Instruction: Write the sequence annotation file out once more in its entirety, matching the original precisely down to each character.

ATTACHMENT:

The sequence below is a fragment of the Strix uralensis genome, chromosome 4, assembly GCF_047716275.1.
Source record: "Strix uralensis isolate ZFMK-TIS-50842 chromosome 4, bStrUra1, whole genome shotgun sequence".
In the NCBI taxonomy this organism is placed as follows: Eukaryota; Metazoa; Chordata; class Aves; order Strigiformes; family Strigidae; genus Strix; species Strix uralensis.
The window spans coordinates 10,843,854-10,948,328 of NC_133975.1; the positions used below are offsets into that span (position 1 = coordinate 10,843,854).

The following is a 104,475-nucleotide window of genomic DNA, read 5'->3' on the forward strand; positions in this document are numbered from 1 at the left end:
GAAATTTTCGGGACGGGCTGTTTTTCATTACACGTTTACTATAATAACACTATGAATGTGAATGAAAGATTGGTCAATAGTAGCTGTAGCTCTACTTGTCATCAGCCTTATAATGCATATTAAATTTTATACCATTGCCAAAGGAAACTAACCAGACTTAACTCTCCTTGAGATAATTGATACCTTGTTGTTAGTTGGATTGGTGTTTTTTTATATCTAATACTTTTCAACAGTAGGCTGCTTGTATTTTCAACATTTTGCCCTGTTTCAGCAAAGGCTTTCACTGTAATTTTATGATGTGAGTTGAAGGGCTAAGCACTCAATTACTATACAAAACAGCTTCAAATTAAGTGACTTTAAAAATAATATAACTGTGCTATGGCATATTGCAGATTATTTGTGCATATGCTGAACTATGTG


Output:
The sequence below is a fragment of the Strix uralensis genome, chromosome 4, assembly GCF_047716275.1.
Source record: "Strix uralensis isolate ZFMK-TIS-50842 chromosome 4, bStrUra1, whole genome shotgun sequence".
In the NCBI taxonomy this organism is placed as follows: Eukaryota; Metazoa; Chordata; class Aves; order Strigiformes; family Strigidae; genus Strix; species Strix uralensis.
The window spans coordinates 10,843,854-10,948,328 of NC_133975.1; the positions used below are offsets into that span (position 1 = coordinate 10,843,854).

The following is a 104,475-nucleotide window of genomic DNA, read 5'->3' on the forward strand; positions in this document are numbered from 1 at the left end:
GAAATTTTCGGGACGGGCTGTTTTTCATTACACGTTTACTATAATAACACTATGAATGTGAATGAAAGATTGGTCAATAGTAGCTGTAGCTCTACTTGTCATCAGCCTTATAATGCATATTAAATTTTATACCATTGCCAAAGGAAACTAACCAGACTTAACTCTCCTTGAGATAATTGATACCTTGTTGTTAGTTGGATTGGTGTTTTTTTATATCTAATACTTTTCAACAGTAGGCTGCTTGTATTTTCAACATTTTGCCCTGTTTCAGCAAAGGCTTTCACTGTAATTTTATGATGTGAGTTGAAGGGCTAAGCACTCAATTACTATACAAAACAGCTTCAAATTAAGTGACTTTAAAAATAATATAACTGTGCTATGGCATATTGCAGATTATTTGTGCATATGCTGAACTATGTG